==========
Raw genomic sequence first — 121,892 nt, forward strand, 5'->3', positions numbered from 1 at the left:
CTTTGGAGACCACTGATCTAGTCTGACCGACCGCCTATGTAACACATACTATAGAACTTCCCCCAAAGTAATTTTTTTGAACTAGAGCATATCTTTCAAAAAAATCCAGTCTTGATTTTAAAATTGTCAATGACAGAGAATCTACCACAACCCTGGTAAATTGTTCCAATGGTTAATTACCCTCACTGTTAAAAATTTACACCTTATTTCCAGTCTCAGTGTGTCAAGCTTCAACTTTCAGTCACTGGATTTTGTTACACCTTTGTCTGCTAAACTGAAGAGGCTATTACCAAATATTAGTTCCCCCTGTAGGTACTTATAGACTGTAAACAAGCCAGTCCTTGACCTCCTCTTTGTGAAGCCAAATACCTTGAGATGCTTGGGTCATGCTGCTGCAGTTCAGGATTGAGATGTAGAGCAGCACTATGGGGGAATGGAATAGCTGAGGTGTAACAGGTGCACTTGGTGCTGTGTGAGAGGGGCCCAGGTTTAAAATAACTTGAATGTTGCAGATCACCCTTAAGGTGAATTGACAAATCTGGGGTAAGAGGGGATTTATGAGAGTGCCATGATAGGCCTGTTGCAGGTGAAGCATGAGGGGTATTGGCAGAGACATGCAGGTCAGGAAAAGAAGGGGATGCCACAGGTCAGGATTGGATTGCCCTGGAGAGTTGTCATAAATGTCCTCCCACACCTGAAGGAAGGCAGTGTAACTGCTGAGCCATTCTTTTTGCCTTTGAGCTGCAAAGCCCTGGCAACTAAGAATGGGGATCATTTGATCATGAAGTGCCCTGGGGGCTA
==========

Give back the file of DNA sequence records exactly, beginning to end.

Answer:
Raw genomic sequence first — 121,892 nt, forward strand, 5'->3', positions numbered from 1 at the left:
CTTTGGAGACCACTGATCTAGTCTGACCGACCGCCTATGTAACACATACTATAGAACTTCCCCCAAAGTAATTTTTTTGAACTAGAGCATATCTTTCAAAAAAATCCAGTCTTGATTTTAAAATTGTCAATGACAGAGAATCTACCACAACCCTGGTAAATTGTTCCAATGGTTAATTACCCTCACTGTTAAAAATTTACACCTTATTTCCAGTCTCAGTGTGTCAAGCTTCAACTTTCAGTCACTGGATTTTGTTACACCTTTGTCTGCTAAACTGAAGAGGCTATTACCAAATATTAGTTCCCCCTGTAGGTACTTATAGACTGTAAACAAGCCAGTCCTTGACCTCCTCTTTGTGAAGCCAAATACCTTGAGATGCTTGGGTCATGCTGCTGCAGTTCAGGATTGAGATGTAGAGCAGCACTATGGGGGAATGGAATAGCTGAGGTGTAACAGGTGCACTTGGTGCTGTGTGAGAGGGGCCCAGGTTTAAAATAACTTGAATGTTGCAGATCACCCTTAAGGTGAATTGACAAATCTGGGGTAAGAGGGGATTTATGAGAGTGCCATGATAGGCCTGTTGCAGGTGAAGCATGAGGGGTATTGGCAGAGACATGCAGGTCAGGAAAAGAAGGGGATGCCACAGGTCAGGATTGGATTGCCCTGGAGAGTTGTCATAAATGTCCTCCCACACCTGAAGGAAGGCAGTGTAACTGCTGAGCCATTCTTTTTGCCTTTGAGCTGCAAAGCCCTGGCAACTAAGAATGGGGATCATTTGATCATGAAGTGCCCTGGGGGCTA